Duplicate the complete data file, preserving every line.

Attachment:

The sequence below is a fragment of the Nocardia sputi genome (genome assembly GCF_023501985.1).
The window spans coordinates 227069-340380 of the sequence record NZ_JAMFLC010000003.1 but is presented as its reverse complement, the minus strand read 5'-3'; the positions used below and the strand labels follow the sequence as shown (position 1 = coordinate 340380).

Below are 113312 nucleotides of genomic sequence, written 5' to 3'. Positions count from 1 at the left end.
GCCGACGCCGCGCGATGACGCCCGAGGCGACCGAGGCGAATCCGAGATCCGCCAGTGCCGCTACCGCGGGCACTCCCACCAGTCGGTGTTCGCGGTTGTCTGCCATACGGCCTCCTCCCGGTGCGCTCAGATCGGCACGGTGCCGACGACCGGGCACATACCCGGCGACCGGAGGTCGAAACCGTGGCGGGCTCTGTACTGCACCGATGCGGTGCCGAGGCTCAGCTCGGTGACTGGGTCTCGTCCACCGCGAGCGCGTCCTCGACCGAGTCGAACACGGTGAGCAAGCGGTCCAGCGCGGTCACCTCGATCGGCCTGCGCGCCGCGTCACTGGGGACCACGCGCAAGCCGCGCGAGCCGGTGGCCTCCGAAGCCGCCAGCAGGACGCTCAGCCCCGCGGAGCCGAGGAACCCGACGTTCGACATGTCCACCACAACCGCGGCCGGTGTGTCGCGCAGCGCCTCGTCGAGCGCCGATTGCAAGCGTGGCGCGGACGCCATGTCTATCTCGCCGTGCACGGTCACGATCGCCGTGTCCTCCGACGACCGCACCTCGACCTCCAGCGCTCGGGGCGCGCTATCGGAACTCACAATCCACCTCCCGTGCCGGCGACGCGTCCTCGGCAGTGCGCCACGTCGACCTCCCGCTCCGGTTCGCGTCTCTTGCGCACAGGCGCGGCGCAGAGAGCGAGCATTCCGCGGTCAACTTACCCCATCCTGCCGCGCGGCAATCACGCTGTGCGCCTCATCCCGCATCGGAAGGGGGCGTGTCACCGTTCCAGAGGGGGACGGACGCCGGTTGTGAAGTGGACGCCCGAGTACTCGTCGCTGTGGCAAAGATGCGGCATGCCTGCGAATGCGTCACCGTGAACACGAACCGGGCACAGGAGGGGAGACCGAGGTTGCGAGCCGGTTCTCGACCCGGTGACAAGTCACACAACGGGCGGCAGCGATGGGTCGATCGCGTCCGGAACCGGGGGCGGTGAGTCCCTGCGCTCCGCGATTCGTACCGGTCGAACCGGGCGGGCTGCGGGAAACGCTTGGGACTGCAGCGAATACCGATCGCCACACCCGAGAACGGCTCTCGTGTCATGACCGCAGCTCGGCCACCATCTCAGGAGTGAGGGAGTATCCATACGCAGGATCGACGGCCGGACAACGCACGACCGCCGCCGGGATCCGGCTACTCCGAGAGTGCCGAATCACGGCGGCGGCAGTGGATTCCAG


The sequence below is a fragment of the Nocardia sputi genome (genome assembly GCF_023501985.1).
The window spans coordinates 227069-340380 of the sequence record NZ_JAMFLC010000003.1 but is presented as its reverse complement, the minus strand read 5'-3'; the positions used below and the strand labels follow the sequence as shown (position 1 = coordinate 340380).

Below are 113312 nucleotides of genomic sequence, written 5' to 3'. Positions count from 1 at the left end.
GCCGACGCCGCGCGATGACGCCCGAGGCGACCGAGGCGAATCCGAGATCCGCCAGTGCCGCTACCGCGGGCACTCCCACCAGTCGGTGTTCGCGGTTGTCTGCCATACGGCCTCCTCCCGGTGCGCTCAGATCGGCACGGTGCCGACGACCGGGCACATACCCGGCGACCGGAGGTCGAAACCGTGGCGGGCTCTGTACTGCACCGATGCGGTGCCGAGGCTCAGCTCGGTGACTGGGTCTCGTCCACCGCGAGCGCGTCCTCGACCGAGTCGAACACGGTGAGCAAGCGGTCCAGCGCGGTCACCTCGATCGGCCTGCGCGCCGCGTCACTGGGGACCACGCGCAAGCCGCGCGAGCCGGTGGCCTCCGAAGCCGCCAGCAGGACGCTCAGCCCCGCGGAGCCGAGGAACCCGACGTTCGACATGTCCACCACAACCGCGGCCGGTGTGTCGCGCAGCGCCTCGTCGAGCGCCGATTGCAAGCGTGGCGCGGACGCCATGTCTATCTCGCCGTGCACGGTCACGATCGCCGTGTCCTCCGACGACCGCACCTCGACCTCCAGCGCTCGGGGCGCGCTATCGGAACTCACAATCCACCTCCCGTGCCGGCGACGCGTCCTCGGCAGTGCGCCACGTCGACCTCCCGCTCCGGTTCGCGTCTCTTGCGCACAGGCGCGGCGCAGAGAGCGAGCATTCCGCGGTCAACTTACCCCATCCTGCCGCGCGGCAATCACGCTGTGCGCCTCATCCCGCATCGGAAGGGGGCGTGTCACCGTTCCAGAGGGGGACGGACGCCGGTTGTGAAGTGGACGCCCGAGTACTCGTCGCTGTGGCAAAGATGCGGCATGCCTGCGAATGCGTCACCGTGAACACGAACCGGGCACAGGAGGGGAGACCGAGGTTGCGAGCCGGTTCTCGACCCGGTGACAAGTCACACAACGGGCGGCAGCGATGGGTCGATCGCGTCCGGAACCGGGGGCGGTGAGTCCCTGCGCTCCGCGATTCGTACCGGTCGAACCGGGCGGGCTGCGGGAAACGCTTGGGACTGCAGCGAATACCGATCGCCACACCCGAGAACGGCTCTCGTGTCATGACCGCAGCTCGGCCACCATCTCAGGAGTGAGGGAGTATCCATACGCAGGATCGACGGCCGGACAACGCACGACCGCCGCCGGGATCCGGCTACTCCGAGAGTGCCGAATCACGGCGGCGGCAGTGGATTCCAG